How do you move 250 elephants to their new home? Very carefully
One by one, the elephants are being sedated and moved from Malawi's overcrowded Liwonde National Park to the much larger Kasungu park 236 miles away in the country's north.
LIWONDE NATIONAL PARK, Malawi — A tranquilized baby elephant is hoisted into the air and gently placed in a large truck that will take it to a new home.
One by one, 250 elephants are being moved from Malawi's overcrowded Liwonde National Park to the much larger Kasungu park 380 kilometers (236 miles) away in the country's north.
The elephants are tracked in the park and darts are fired to sedate them. While in slumber they are moved into the large trucks that take them to Kusungu park.
So far at least 40 elephants have been moved and the rest should go by the end of the month at a total cost of about $1.5 million to $2 million, according to officials. In addition, about 405 other wildlife, including buffalo, impala, sable, warthog and waterbuck will be moved to Kasungu.
The entire process is a cooperation between Malawi's Department of National Parks and Wildlife, the International Fund for Animal Welfare and African Parks.
"This will establish viable elephant populations, and ensure the prosperity of local communities living around the parks. It will also alleviate habitat pressure and reduce human-wildlife conflict," African Parks representative in Malawi Sam Kamoto said.
African Parks is a non-profit organization that manages and rehabilitates national parks in partnership with governments and local communities. The group currently manages 20 national parks and protected areas in 11 African countries, including Malawi.
Since 2015 Liwonde National Park has been managed by African Parks which found that its more than 600 elephants are threatening the park's vegetation and biodiversity.
Liwonde's 548 square kilometers (211 square miles) of floodplains, lagoons and woodlands support more than 400 species of birds and many mammals. But its elephants, breeding at a rate of 10% per year, could soon overwhelm the park, said experts.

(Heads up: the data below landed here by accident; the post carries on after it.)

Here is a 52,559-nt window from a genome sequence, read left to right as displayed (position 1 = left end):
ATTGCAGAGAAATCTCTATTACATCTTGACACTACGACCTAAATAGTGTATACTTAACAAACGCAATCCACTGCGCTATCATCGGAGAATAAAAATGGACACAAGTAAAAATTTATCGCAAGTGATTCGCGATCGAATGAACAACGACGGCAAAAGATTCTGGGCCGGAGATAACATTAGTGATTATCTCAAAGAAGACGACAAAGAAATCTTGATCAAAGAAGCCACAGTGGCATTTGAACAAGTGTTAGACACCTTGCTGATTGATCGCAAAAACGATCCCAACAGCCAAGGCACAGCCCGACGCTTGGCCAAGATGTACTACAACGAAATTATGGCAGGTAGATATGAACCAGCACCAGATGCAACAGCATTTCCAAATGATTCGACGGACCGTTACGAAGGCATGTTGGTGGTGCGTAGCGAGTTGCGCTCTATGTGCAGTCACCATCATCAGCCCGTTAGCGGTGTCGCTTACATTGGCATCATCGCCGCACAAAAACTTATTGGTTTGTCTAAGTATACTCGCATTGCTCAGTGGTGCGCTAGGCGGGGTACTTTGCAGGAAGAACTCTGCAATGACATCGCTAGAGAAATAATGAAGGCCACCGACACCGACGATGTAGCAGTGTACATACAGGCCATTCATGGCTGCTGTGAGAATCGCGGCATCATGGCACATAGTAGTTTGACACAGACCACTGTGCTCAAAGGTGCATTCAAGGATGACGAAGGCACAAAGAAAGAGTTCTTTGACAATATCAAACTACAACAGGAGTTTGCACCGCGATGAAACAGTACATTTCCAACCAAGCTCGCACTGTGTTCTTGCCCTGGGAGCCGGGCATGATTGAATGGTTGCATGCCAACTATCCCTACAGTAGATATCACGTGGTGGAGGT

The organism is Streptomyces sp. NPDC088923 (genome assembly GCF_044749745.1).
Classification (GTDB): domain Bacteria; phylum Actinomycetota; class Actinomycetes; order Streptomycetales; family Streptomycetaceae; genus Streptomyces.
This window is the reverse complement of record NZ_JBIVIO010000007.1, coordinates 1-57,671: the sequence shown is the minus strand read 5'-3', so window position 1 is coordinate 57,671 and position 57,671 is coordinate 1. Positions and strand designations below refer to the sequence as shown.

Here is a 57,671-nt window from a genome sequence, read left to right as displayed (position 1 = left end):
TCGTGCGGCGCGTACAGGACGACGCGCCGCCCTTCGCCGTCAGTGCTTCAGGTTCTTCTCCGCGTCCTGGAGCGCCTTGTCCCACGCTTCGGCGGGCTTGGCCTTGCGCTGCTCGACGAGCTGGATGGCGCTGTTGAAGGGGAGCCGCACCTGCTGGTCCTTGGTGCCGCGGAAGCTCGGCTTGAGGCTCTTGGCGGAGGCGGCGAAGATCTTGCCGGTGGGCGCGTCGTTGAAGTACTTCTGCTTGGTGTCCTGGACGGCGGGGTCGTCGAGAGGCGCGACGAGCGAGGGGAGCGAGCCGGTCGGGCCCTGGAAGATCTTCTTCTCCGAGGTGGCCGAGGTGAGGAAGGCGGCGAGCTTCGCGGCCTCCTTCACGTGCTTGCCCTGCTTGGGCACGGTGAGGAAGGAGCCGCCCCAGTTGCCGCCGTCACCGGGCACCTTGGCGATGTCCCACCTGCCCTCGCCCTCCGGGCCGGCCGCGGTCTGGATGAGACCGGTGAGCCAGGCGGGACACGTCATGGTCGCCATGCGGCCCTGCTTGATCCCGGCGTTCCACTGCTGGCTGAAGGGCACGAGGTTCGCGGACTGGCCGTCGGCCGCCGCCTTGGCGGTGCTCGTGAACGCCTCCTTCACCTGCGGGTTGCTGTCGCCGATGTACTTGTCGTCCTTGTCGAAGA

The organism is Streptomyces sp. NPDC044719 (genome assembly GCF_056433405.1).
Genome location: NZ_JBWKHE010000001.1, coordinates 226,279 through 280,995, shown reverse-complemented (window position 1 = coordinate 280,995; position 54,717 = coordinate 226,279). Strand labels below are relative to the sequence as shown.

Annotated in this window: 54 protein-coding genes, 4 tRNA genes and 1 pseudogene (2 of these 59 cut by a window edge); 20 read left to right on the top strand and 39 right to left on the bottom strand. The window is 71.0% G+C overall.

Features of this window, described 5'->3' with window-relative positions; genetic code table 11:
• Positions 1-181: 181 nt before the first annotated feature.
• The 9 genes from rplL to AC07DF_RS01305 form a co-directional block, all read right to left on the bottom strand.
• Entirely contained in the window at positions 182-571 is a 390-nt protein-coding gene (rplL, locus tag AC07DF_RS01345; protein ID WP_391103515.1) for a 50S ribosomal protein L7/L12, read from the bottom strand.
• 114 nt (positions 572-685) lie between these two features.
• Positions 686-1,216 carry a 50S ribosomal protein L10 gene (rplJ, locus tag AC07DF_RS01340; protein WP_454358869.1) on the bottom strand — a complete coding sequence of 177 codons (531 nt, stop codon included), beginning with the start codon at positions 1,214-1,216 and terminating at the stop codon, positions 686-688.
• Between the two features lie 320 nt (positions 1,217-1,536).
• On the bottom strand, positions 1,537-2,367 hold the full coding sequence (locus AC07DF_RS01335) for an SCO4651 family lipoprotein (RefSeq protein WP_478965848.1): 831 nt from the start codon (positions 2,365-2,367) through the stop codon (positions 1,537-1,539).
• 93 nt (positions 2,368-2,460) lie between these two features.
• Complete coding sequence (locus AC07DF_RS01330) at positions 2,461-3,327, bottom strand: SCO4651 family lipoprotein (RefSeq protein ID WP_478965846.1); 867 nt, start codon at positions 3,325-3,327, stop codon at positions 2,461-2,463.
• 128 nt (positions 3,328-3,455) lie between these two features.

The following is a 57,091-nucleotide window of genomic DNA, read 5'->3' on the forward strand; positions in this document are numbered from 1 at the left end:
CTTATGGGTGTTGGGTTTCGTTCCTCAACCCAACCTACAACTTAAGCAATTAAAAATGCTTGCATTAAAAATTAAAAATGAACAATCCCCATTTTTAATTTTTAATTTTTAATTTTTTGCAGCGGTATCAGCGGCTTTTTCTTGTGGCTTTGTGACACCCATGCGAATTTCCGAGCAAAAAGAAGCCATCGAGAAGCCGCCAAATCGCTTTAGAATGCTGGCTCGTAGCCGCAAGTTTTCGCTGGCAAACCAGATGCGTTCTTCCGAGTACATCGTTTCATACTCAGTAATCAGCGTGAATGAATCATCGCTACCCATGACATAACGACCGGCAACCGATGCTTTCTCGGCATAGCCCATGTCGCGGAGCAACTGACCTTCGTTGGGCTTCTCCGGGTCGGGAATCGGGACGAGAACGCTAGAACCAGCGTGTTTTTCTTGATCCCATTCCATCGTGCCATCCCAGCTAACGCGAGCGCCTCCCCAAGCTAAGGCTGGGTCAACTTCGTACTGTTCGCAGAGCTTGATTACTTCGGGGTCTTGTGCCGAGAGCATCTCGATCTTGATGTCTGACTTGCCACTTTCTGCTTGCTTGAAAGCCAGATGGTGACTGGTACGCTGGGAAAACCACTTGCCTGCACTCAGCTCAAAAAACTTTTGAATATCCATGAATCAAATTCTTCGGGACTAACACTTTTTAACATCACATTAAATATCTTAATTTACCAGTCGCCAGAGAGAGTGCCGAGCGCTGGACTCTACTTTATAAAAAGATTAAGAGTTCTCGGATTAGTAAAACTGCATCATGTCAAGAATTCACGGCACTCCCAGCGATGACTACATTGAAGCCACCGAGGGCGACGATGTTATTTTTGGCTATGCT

In contrast, Kasungu National Park is about four times larger at 2,100 square kilometers (810 square miles) but has much less wildlife. Kasungu once had about 1,200 elephants but years of poaching reduced the number to about 49 in 2015, said parks officials.
Since then Malawi's national parks and international groups, including the U.S. Agency for International Development, have collaborated to improve protection for the elephants and Kasungu park's elephant population has grown to about 120. The introduction of 250 elephants from Liwonde will promote population viability in Kasungu, he said.
"The translocation of the elephants and other wildlife is a significant achievement and proves the national parks' approach to working with partners to secure its natural resources is a sound one," said Patricio Ndadzela, a representative in Malawi of the International Fund for Animal Welfare.
A 40-kilometer (25-mile) elephant-proof fence has been built along Kasungu park's eastern boundary to prevent elephants from straying into farmland and will prevent conflict between communities and the elephants, said Ndadzela.
Restoring Kasungu's elephant population will boost its appeal as a tourist destination and in turn improve the local economy, he said.
This isn't the first time that a large number of elephants have been moved from one park to another in Malawi. In 2016, African Parks relocated 520 elephants to Nkhotakota Wildlife Reserve.
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